Looking at solder finishes, in the range of gold, solder levelled, silver, tin and OSP, electroless Ni/ Au was the most popular, followed by HASL, silver and OSP. OSP wets well, and the HASL finish has some lead-free options, for which a visit to the SMART Group Web site is recommended.
Temperatures for lead-free would typically be as follows.
Wave solder – 260-265°,
Convection oven – 240-245°;
Vapour phase – 230-240°.
Concerning the IEC/IPC component requirements, the change to lead-free will move the goalposts higher up, so it is worth looking at the JEDEC Web site which shows draft charts on times and temperatures.
Bob then looked at some practical examples of component failure though incompatibility. Hand soldering is not difficult, but there can be tip corrosion and tip damage, so look at what your soldering iron suppliers are offering for lead-free. With regard to wave soldering, Bob has worked with Electrovert, using different flux technologies, and found that VOC materials are more stable in elevated temperatures. Alcohol fluxes tend to be exhausted at higher temperatures, so talk to your suppliers.
Concerning solder pots, bear in mind that the cost of solder will be going up to 2 or 3 times the current price. The dross is therefore expensive, but lead-free does not make more dross.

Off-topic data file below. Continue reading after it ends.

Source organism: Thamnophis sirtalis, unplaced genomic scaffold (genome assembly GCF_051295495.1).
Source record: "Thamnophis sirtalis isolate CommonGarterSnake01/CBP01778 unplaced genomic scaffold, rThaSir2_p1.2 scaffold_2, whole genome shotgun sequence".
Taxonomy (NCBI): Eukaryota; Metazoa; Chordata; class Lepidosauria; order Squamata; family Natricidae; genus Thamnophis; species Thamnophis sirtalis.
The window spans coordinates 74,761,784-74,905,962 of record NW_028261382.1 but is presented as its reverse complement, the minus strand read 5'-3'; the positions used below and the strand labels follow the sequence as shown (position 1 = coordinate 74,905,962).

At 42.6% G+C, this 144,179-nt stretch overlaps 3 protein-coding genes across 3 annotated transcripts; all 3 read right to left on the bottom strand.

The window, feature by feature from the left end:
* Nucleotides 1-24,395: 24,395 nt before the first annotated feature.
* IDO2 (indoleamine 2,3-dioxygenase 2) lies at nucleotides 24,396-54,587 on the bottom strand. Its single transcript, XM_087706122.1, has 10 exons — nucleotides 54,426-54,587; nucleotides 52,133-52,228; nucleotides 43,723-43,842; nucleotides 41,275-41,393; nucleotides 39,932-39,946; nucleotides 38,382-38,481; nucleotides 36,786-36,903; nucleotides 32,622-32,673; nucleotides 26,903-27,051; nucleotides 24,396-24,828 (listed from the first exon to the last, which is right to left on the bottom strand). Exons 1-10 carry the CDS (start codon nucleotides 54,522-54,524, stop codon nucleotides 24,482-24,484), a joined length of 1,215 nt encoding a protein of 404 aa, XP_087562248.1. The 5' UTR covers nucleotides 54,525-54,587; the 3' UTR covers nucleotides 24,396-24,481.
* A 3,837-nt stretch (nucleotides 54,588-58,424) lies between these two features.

Corrosion seems to be the main problem, all manufacturers have reported it, but using a proprietary coating over the stainless steel seems to work. When changing over to lead-free, it is easier to swap pots.
Defects such as fillet lifting during wave soldering were discussed. There was no evidence to suggest that this causes a reliability problem. Pad lifting was caused by expansion, and this is one area where a higher Tg may be of benefit. PCB design change can have an impact on fillet lifting. Concerning adhesive dispensing, Bon said that there were not many problems associated with placement.
With wave soldering, try to get rid of shorts, also with some alloys you get a duller appearance. Change alloy, more expensive yes, but the performance can be the same as what you are doing now. Bob recommended centre board supports for wave soldering on single-sided boards. He has also done some tests to prove that tin erodes surfaces, he has used various alloys here.
With print and reflow process, no problems, printing is simple with lead-free, as is the reflow process, although there are some concerns on metallurgy between two surfaces that need to be understood, also spread during reflow. Lead-free does not wet as well as conventional, is a fact of life, some people have been modifying the apertures to cope, successfully.